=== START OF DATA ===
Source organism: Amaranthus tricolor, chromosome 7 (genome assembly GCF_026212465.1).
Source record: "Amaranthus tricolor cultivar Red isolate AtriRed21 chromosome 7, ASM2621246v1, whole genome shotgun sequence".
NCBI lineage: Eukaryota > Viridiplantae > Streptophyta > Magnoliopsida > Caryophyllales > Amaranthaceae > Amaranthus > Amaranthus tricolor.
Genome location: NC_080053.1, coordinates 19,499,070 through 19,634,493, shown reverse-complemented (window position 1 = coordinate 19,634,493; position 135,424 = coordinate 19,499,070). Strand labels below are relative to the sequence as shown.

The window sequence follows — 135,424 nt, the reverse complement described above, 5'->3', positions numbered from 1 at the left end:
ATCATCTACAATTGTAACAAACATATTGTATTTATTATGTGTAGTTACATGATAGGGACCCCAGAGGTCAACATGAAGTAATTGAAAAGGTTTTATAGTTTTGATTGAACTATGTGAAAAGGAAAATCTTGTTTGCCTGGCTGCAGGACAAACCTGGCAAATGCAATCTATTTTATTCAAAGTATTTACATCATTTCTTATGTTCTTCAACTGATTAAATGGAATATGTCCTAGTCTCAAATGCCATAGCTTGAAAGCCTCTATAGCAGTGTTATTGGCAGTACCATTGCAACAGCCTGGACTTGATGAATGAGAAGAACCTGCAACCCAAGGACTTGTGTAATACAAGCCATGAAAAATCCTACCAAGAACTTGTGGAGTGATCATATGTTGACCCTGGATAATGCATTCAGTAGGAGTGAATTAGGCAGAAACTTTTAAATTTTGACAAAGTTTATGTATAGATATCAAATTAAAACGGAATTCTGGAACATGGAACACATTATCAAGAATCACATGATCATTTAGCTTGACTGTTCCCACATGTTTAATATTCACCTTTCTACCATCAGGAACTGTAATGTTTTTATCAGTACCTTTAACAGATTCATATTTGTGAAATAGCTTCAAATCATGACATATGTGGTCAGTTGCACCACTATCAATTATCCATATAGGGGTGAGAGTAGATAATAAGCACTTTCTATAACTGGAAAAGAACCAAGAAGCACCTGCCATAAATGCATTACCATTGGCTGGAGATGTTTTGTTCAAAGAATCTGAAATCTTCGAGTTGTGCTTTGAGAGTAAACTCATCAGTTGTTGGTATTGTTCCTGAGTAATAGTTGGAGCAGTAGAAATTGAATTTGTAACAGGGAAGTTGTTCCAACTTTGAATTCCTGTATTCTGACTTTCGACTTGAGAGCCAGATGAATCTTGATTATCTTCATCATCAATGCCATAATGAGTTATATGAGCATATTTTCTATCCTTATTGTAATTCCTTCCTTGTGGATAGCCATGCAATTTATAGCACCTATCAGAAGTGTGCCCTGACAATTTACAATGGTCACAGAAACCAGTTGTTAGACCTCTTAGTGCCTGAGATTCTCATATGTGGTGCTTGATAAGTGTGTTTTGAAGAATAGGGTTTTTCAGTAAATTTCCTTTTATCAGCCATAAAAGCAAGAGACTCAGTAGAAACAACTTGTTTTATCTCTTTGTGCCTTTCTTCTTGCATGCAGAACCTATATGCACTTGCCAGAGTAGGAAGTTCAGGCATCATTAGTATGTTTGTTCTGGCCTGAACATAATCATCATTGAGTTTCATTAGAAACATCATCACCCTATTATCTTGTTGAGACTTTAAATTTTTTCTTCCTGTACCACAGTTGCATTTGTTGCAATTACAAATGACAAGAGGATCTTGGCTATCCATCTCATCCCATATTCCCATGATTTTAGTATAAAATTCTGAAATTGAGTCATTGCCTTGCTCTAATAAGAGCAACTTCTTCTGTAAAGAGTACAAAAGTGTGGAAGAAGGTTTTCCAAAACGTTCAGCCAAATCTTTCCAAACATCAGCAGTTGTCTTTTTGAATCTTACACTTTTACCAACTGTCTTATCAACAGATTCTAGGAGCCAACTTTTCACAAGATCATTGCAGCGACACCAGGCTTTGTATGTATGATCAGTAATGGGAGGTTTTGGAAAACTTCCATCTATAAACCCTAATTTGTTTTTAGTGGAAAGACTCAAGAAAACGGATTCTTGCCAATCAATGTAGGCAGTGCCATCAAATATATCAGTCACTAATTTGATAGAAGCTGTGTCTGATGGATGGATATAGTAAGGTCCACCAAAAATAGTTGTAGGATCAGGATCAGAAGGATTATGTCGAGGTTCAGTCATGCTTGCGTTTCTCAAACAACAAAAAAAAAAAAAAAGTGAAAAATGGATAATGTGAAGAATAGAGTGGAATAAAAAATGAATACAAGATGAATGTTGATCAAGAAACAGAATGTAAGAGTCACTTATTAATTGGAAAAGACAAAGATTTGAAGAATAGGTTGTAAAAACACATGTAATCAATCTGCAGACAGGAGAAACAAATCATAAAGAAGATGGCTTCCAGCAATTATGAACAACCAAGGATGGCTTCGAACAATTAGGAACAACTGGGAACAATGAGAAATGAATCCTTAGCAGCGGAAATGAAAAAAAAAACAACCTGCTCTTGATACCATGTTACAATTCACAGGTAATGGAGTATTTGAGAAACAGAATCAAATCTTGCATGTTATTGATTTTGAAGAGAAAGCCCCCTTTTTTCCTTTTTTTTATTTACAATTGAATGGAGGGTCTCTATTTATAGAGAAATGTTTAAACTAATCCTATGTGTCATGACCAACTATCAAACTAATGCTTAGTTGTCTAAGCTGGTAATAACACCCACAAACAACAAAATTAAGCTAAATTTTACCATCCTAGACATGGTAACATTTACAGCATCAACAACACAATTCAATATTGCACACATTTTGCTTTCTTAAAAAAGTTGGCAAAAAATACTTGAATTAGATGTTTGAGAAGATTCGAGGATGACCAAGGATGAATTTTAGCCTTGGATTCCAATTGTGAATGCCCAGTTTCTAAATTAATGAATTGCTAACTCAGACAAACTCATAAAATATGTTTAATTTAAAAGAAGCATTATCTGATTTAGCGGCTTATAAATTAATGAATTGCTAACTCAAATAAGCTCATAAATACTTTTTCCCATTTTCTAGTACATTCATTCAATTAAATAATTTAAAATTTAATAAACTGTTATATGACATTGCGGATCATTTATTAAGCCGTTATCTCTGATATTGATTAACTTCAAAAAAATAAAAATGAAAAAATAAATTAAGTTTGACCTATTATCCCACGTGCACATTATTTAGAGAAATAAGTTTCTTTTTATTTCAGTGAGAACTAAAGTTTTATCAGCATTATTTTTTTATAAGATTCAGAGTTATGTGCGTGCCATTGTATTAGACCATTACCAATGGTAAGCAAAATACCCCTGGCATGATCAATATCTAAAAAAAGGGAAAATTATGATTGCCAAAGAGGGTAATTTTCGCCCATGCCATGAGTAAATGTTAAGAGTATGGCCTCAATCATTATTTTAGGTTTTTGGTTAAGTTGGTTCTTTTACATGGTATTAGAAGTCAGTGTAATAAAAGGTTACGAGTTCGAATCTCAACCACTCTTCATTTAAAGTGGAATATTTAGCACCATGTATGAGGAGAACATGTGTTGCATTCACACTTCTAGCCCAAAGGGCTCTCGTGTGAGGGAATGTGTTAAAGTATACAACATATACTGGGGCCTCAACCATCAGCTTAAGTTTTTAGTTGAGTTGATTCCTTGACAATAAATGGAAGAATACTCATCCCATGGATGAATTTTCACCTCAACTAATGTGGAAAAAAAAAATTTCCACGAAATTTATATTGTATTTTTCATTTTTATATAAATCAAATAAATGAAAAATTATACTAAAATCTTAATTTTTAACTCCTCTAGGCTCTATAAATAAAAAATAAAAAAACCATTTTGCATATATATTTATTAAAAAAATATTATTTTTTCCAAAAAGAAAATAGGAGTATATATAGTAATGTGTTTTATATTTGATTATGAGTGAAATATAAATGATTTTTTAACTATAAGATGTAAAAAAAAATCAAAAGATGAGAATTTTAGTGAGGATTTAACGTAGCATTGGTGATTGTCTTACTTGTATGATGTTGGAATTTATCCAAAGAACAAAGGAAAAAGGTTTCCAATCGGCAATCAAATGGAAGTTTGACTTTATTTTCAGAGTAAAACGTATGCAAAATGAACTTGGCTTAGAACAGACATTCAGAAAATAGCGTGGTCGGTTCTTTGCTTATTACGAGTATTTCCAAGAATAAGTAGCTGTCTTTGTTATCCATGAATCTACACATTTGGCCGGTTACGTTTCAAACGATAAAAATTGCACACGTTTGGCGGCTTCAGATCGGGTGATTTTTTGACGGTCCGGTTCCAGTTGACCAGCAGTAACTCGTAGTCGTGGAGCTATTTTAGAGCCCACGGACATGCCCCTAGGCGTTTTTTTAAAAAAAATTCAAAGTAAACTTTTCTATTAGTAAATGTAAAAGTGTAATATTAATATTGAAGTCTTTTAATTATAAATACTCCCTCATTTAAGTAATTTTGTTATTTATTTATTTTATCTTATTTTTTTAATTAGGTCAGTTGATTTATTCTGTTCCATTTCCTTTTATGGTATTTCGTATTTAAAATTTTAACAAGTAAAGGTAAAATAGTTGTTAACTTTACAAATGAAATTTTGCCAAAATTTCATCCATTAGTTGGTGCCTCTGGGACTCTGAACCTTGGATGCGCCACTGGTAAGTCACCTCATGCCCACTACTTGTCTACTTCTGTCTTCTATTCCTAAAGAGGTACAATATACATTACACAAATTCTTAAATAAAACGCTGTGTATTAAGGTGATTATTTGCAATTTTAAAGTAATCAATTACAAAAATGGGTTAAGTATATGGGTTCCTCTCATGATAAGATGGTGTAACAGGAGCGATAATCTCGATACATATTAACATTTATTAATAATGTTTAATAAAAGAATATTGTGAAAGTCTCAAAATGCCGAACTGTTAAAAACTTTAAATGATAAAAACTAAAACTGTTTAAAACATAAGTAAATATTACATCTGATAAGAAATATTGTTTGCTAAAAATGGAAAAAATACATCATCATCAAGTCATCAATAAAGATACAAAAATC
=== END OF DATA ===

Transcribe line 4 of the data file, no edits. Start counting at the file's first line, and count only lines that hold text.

Genome location: NC_080053.1, coordinates 19,499,070 through 19,634,493, shown reverse-complemented (window position 1 = coordinate 19,634,493; position 135,424 = coordinate 19,499,070). Strand labels below are relative to the sequence as shown.